The Local Life: Lowcountry's natural beauty rivals others

I am sure it will not surprise Lowcountry locals that another newcomer already has been seduced by the natural beauty of this unique region. The abundance of waterways and forest stands fosters a way of life that seems to touch the most natural of elements. For better or worse, I now have an outlet to let everyone know just how I feel.

This periodic column will allow me, as the new South Coast Director for The Coastal Conservation League, to describe my observations of the area while also introducing our organization's ongoing work to promote and protect nature and our communities. I hope to provide a unique perspective, for I am more than just a new arrival. I come from the other side of the planet: Australia, the driest continent on Earth.

As perhaps any newcomer, I am drawn to make comparisons between my new home and other places I've lived. For example, despite being swathed in green, the Lowcountry reminds me of some of the tea tree-lined streams flowing through the Australian bush. I've also been fortunate to travel and work in Europe, Asia and Africa -- all of which have their stunning examples of landscape.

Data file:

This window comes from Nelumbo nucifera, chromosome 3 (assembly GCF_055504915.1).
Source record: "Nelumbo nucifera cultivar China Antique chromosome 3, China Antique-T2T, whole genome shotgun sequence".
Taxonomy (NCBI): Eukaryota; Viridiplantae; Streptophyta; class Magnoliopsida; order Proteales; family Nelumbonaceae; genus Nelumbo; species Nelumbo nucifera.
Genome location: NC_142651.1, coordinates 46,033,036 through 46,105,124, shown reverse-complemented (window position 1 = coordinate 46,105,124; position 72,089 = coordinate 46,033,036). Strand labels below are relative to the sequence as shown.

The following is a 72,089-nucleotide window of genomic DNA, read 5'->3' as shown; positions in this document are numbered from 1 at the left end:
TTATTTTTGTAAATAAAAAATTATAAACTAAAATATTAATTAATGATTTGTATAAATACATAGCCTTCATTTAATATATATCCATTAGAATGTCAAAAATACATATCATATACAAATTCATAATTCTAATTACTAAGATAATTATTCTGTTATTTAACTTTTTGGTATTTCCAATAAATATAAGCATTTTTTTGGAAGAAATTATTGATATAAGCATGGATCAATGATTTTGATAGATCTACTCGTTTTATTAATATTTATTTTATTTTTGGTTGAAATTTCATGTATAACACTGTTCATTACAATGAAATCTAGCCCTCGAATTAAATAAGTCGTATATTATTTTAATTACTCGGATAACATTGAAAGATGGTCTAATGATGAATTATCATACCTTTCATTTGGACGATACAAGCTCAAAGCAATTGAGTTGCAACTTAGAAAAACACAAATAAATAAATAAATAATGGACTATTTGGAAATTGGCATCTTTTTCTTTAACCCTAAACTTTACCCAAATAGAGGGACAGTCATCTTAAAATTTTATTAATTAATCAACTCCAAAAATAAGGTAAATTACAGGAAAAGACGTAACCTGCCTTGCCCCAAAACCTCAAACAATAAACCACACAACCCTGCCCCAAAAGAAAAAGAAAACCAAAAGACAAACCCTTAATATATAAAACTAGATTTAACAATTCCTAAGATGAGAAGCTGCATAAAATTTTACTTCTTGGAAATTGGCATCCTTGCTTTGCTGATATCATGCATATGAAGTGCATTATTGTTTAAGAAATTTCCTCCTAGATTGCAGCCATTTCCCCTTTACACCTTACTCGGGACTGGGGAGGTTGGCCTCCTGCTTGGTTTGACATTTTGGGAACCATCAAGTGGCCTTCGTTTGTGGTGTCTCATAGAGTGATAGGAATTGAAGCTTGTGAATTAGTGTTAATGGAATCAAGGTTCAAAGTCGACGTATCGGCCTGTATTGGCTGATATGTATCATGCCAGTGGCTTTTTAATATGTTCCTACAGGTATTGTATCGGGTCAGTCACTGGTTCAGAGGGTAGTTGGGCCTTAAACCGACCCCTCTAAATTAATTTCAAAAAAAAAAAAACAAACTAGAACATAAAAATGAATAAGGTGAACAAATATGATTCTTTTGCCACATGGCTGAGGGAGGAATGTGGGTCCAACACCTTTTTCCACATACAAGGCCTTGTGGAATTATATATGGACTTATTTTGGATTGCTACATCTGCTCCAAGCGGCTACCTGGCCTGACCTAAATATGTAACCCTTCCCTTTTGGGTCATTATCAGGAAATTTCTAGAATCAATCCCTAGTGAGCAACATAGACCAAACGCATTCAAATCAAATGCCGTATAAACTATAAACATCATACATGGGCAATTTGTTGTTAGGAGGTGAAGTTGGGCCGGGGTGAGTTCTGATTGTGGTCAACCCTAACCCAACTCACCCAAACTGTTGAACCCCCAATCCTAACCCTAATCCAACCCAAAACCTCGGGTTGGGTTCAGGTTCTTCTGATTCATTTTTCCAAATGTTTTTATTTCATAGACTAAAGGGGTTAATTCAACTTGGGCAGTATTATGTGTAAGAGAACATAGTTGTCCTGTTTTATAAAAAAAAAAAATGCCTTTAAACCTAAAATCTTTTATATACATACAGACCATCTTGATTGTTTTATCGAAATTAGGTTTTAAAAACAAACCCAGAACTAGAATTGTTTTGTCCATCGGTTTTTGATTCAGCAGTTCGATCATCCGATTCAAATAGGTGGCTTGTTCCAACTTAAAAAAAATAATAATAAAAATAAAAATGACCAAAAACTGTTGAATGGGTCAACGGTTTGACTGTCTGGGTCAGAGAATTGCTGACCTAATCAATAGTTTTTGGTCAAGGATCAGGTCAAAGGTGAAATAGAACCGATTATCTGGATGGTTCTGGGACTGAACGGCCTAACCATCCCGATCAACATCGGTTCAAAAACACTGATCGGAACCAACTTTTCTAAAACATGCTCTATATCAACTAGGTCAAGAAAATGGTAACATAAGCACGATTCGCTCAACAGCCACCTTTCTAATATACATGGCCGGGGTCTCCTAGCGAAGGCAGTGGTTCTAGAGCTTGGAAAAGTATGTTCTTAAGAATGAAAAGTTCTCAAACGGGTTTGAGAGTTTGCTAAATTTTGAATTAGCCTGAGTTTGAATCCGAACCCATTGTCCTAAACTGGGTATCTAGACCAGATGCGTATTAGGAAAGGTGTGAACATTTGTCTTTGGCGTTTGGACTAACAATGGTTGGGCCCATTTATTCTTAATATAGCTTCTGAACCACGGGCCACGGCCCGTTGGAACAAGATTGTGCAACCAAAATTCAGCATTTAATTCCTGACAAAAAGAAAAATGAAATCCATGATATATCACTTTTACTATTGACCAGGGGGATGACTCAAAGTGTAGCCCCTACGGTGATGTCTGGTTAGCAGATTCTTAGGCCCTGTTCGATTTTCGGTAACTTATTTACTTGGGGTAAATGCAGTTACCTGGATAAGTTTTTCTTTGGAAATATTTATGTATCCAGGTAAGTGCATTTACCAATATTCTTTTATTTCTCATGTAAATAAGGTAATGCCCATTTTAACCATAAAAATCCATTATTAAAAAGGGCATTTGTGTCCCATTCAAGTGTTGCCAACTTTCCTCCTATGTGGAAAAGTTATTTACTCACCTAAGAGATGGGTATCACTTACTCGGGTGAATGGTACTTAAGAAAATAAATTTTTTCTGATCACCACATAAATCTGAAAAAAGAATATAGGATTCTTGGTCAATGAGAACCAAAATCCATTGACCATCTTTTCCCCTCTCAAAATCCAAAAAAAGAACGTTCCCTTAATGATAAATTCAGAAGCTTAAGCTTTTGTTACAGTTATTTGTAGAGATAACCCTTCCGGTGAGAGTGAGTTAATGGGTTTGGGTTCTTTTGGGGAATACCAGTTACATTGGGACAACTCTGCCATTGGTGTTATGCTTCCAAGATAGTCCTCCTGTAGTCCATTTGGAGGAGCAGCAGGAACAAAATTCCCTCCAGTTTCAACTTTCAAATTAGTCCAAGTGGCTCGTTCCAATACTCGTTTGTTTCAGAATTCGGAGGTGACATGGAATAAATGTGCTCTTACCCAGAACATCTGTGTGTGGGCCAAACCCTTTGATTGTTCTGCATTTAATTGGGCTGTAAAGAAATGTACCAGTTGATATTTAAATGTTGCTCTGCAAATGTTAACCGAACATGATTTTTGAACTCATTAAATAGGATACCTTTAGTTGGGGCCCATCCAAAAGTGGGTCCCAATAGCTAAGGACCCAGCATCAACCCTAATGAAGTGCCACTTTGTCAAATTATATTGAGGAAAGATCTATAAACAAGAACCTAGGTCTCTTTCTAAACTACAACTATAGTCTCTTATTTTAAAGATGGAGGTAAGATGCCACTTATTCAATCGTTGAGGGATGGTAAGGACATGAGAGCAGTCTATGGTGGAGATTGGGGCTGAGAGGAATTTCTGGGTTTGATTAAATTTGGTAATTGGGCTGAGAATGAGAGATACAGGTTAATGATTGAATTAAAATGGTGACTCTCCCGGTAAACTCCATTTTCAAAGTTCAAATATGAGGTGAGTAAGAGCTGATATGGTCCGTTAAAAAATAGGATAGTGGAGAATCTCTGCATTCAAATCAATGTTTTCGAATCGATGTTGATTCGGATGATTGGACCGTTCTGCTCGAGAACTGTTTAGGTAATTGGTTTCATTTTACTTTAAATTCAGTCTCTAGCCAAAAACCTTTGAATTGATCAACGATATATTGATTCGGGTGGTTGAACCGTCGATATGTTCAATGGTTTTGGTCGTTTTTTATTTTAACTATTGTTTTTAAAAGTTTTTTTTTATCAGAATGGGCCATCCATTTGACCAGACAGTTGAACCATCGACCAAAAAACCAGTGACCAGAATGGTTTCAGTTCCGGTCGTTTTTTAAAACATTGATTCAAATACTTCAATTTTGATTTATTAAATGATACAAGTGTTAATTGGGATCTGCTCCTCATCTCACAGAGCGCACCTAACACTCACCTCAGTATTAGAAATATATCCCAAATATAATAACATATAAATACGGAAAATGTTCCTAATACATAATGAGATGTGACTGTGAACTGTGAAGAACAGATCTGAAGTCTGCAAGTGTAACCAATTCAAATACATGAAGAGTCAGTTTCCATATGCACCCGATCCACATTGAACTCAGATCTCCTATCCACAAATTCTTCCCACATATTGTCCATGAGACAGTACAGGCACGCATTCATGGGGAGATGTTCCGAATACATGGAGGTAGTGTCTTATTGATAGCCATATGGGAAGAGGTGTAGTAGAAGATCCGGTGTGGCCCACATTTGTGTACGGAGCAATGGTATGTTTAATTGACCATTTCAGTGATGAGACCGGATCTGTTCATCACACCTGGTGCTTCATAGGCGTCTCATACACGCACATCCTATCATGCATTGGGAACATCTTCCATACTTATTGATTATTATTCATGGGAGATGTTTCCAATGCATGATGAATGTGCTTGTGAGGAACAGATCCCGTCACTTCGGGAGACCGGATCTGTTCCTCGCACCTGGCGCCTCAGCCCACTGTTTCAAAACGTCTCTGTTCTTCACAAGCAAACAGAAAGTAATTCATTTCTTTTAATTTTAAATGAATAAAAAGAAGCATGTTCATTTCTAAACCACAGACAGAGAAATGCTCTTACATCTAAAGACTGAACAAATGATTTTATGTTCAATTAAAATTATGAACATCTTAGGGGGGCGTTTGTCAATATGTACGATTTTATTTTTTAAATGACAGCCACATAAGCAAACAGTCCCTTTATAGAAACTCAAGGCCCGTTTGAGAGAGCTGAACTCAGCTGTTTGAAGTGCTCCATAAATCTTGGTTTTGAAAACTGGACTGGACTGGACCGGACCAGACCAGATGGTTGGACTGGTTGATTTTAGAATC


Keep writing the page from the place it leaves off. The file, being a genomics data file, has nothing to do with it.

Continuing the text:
But the Lowcountry's natural beauty, combined with its watery imprint, rivals the natural beauty of any of these continents. It has a warmth all its own. Luckily, I have the added benefit of learning why, thanks to my enrollment in a Master Naturalists course. I already know why Spanish moss does not have bugs when high above the ground and how the design of South Carolina's coast brings fresh water tidal marshes and huge tidal variations.

I also have the remit to explore, sometimes with my young son Ben -- a 15-month-old South Carolina native. I have glided up one river to understand its headwaters and the footprint of its watershed, and cracked crabs on the banks of another at dusk. I have driven more than 4,000 miles to understand the current state of developments amid the timeless rural character of Jasper County. And I have dined on delicious local produce under the stars.

I have been warmly welcomed and intend to reciprocate with hard work and the application of my prior experience in strategic planning for transportation, ports, industrial parks and "smart growth" development. I look forward to combining my experience with local knowledge and a sense of purpose and with what I call a generational mind-set.

Now we need to get on with our work. I hope this column will form the basis of a regular conversation with you about the various projects and issues we are addressing: from the Savannah River dredging to saving the May River; from sustainable local agriculture to form-based codes, "smart growth" and the implementation of transfer of development rights schemes.

I will keep the writing light. My aim is not to tell you a slew of factoids and mindless data. Rather I will bring you along on my own Lowcountry journey, pointing out the highs and lows as we seek to balance our south coast communities with nature for the most important goal of all: our children's future.

Steven Eames is the south coast director for the Coastal Conservation League.